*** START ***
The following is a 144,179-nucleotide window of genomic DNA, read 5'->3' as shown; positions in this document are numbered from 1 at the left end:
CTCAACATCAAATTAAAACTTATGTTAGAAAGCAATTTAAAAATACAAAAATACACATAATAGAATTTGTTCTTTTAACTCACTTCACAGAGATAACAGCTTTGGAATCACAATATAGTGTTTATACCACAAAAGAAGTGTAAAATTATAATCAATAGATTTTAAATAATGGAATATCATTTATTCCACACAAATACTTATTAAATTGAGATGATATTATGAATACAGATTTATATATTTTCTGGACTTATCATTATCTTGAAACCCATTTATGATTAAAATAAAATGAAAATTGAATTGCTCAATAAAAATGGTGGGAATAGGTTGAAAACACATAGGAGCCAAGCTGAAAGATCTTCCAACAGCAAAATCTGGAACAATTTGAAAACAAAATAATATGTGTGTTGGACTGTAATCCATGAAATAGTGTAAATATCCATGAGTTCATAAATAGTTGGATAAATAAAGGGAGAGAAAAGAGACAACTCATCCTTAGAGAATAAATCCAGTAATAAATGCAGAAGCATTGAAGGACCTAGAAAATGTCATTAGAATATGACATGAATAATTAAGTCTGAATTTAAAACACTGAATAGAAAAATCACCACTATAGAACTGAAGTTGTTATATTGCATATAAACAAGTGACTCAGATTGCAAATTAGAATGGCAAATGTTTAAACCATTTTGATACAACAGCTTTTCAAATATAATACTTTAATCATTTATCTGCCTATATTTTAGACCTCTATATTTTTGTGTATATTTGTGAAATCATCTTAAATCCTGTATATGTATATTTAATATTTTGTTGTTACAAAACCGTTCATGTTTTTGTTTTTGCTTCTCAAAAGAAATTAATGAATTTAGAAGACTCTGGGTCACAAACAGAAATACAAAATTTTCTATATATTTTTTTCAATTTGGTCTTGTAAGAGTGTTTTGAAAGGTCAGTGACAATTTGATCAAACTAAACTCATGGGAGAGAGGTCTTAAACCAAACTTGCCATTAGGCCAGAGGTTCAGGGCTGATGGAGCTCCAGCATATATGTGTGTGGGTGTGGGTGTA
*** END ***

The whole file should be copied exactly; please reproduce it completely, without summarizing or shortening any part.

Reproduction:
The following is a 144,179-nucleotide window of genomic DNA, read 5'->3' as shown; positions in this document are numbered from 1 at the left end:
CTCAACATCAAATTAAAACTTATGTTAGAAAGCAATTTAAAAATACAAAAATACACATAATAGAATTTGTTCTTTTAACTCACTTCACAGAGATAACAGCTTTGGAATCACAATATAGTGTTTATACCACAAAAGAAGTGTAAAATTATAATCAATAGATTTTAAATAATGGAATATCATTTATTCCACACAAATACTTATTAAATTGAGATGATATTATGAATACAGATTTATATATTTTCTGGACTTATCATTATCTTGAAACCCATTTATGATTAAAATAAAATGAAAATTGAATTGCTCAATAAAAATGGTGGGAATAGGTTGAAAACACATAGGAGCCAAGCTGAAAGATCTTCCAACAGCAAAATCTGGAACAATTTGAAAACAAAATAATATGTGTGTTGGACTGTAATCCATGAAATAGTGTAAATATCCATGAGTTCATAAATAGTTGGATAAATAAAGGGAGAGAAAAGAGACAACTCATCCTTAGAGAATAAATCCAGTAATAAATGCAGAAGCATTGAAGGACCTAGAAAATGTCATTAGAATATGACATGAATAATTAAGTCTGAATTTAAAACACTGAATAGAAAAATCACCACTATAGAACTGAAGTTGTTATATTGCATATAAACAAGTGACTCAGATTGCAAATTAGAATGGCAAATGTTTAAACCATTTTGATACAACAGCTTTTCAAATATAATACTTTAATCATTTATCTGCCTATATTTTAGACCTCTATATTTTTGTGTATATTTGTGAAATCATCTTAAATCCTGTATATGTATATTTAATATTTTGTTGTTACAAAACCGTTCATGTTTTTGTTTTTGCTTCTCAAAAGAAATTAATGAATTTAGAAGACTCTGGGTCACAAACAGAAATACAAAATTTTCTATATATTTTTTTCAATTTGGTCTTGTAAGAGTGTTTTGAAAGGTCAGTGACAATTTGATCAAACTAAACTCATGGGAGAGAGGTCTTAAACCAAACTTGCCATTAGGCCAGAGGTTCAGGGCTGATGGAGCTCCAGCATATATGTGTGTGGGTGTGGGTGTA